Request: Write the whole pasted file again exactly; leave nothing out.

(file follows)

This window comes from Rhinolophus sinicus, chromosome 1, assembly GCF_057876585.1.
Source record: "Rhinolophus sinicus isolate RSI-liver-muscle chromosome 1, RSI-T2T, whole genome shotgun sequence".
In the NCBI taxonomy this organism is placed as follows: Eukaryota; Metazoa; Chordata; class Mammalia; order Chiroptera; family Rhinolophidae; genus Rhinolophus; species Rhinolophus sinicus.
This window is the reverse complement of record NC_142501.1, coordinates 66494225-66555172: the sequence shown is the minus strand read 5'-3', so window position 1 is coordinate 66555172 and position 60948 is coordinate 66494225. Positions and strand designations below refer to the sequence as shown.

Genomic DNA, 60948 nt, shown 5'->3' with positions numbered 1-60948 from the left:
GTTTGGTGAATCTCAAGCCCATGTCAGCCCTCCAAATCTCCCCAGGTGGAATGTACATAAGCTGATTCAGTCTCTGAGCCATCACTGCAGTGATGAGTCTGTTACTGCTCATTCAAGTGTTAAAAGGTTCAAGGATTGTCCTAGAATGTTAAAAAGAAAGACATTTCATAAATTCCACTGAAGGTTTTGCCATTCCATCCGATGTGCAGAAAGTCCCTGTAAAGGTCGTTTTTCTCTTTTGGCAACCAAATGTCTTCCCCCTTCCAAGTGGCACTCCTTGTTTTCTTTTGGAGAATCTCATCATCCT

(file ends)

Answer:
This window comes from Rhinolophus sinicus, chromosome 1, assembly GCF_057876585.1.
Source record: "Rhinolophus sinicus isolate RSI-liver-muscle chromosome 1, RSI-T2T, whole genome shotgun sequence".
In the NCBI taxonomy this organism is placed as follows: Eukaryota; Metazoa; Chordata; class Mammalia; order Chiroptera; family Rhinolophidae; genus Rhinolophus; species Rhinolophus sinicus.
This window is the reverse complement of record NC_142501.1, coordinates 66494225-66555172: the sequence shown is the minus strand read 5'-3', so window position 1 is coordinate 66555172 and position 60948 is coordinate 66494225. Positions and strand designations below refer to the sequence as shown.

Genomic DNA, 60948 nt, shown 5'->3' with positions numbered 1-60948 from the left:
GTTTGGTGAATCTCAAGCCCATGTCAGCCCTCCAAATCTCCCCAGGTGGAATGTACATAAGCTGATTCAGTCTCTGAGCCATCACTGCAGTGATGAGTCTGTTACTGCTCATTCAAGTGTTAAAAGGTTCAAGGATTGTCCTAGAATGTTAAAAAGAAAGACATTTCATAAATTCCACTGAAGGTTTTGCCATTCCATCCGATGTGCAGAAAGTCCCTGTAAAGGTCGTTTTTCTCTTTTGGCAACCAAATGTCTTCCCCCTTCCAAGTGGCACTCCTTGTTTTCTTTTGGAGAATCTCATCATCCT